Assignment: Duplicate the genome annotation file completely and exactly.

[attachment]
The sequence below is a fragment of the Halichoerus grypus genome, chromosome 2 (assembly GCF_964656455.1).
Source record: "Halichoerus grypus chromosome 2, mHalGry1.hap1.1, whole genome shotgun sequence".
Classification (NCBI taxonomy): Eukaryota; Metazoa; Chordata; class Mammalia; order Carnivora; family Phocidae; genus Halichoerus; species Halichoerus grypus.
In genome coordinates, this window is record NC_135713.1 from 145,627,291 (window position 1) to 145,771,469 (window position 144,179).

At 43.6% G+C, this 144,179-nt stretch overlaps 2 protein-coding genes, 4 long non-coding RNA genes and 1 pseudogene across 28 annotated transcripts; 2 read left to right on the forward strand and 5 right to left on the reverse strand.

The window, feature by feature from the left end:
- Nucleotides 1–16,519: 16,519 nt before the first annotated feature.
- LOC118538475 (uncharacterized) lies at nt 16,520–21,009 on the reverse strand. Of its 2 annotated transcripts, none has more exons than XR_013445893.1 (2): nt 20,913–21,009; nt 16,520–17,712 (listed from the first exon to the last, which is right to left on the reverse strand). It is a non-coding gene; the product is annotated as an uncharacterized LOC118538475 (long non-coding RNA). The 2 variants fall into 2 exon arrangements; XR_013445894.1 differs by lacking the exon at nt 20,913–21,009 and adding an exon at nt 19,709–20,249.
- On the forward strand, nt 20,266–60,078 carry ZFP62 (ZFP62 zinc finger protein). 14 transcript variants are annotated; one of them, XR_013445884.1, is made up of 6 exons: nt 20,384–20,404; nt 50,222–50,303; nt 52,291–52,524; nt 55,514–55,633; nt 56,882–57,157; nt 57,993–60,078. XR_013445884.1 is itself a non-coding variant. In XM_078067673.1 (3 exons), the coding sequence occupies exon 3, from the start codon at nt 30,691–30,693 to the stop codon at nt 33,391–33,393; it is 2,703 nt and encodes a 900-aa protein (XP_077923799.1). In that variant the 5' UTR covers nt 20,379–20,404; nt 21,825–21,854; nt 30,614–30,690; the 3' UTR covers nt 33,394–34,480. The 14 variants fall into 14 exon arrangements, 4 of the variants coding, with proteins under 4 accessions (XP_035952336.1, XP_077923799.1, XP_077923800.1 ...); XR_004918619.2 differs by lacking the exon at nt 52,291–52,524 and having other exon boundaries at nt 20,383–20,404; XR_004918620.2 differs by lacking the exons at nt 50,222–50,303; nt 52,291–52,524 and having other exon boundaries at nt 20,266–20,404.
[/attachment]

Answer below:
The sequence below is a fragment of the Halichoerus grypus genome, chromosome 2 (assembly GCF_964656455.1).
Source record: "Halichoerus grypus chromosome 2, mHalGry1.hap1.1, whole genome shotgun sequence".
Classification (NCBI taxonomy): Eukaryota; Metazoa; Chordata; class Mammalia; order Carnivora; family Phocidae; genus Halichoerus; species Halichoerus grypus.
In genome coordinates, this window is record NC_135713.1 from 145,627,291 (window position 1) to 145,771,469 (window position 144,179).

At 43.6% G+C, this 144,179-nt stretch overlaps 2 protein-coding genes, 4 long non-coding RNA genes and 1 pseudogene across 28 annotated transcripts; 2 read left to right on the forward strand and 5 right to left on the reverse strand.

The window, feature by feature from the left end:
- Nucleotides 1–16,519: 16,519 nt before the first annotated feature.
- LOC118538475 (uncharacterized) lies at nt 16,520–21,009 on the reverse strand. Of its 2 annotated transcripts, none has more exons than XR_013445893.1 (2): nt 20,913–21,009; nt 16,520–17,712 (listed from the first exon to the last, which is right to left on the reverse strand). It is a non-coding gene; the product is annotated as an uncharacterized LOC118538475 (long non-coding RNA). The 2 variants fall into 2 exon arrangements; XR_013445894.1 differs by lacking the exon at nt 20,913–21,009 and adding an exon at nt 19,709–20,249.
- On the forward strand, nt 20,266–60,078 carry ZFP62 (ZFP62 zinc finger protein). 14 transcript variants are annotated; one of them, XR_013445884.1, is made up of 6 exons: nt 20,384–20,404; nt 50,222–50,303; nt 52,291–52,524; nt 55,514–55,633; nt 56,882–57,157; nt 57,993–60,078. XR_013445884.1 is itself a non-coding variant. In XM_078067673.1 (3 exons), the coding sequence occupies exon 3, from the start codon at nt 30,691–30,693 to the stop codon at nt 33,391–33,393; it is 2,703 nt and encodes a 900-aa protein (XP_077923799.1). In that variant the 5' UTR covers nt 20,379–20,404; nt 21,825–21,854; nt 30,614–30,690; the 3' UTR covers nt 33,394–34,480. The 14 variants fall into 14 exon arrangements, 4 of the variants coding, with proteins under 4 accessions (XP_035952336.1, XP_077923799.1, XP_077923800.1 ...); XR_004918619.2 differs by lacking the exon at nt 52,291–52,524 and having other exon boundaries at nt 20,383–20,404; XR_004918620.2 differs by lacking the exons at nt 50,222–50,303; nt 52,291–52,524 and having other exon boundaries at nt 20,266–20,404.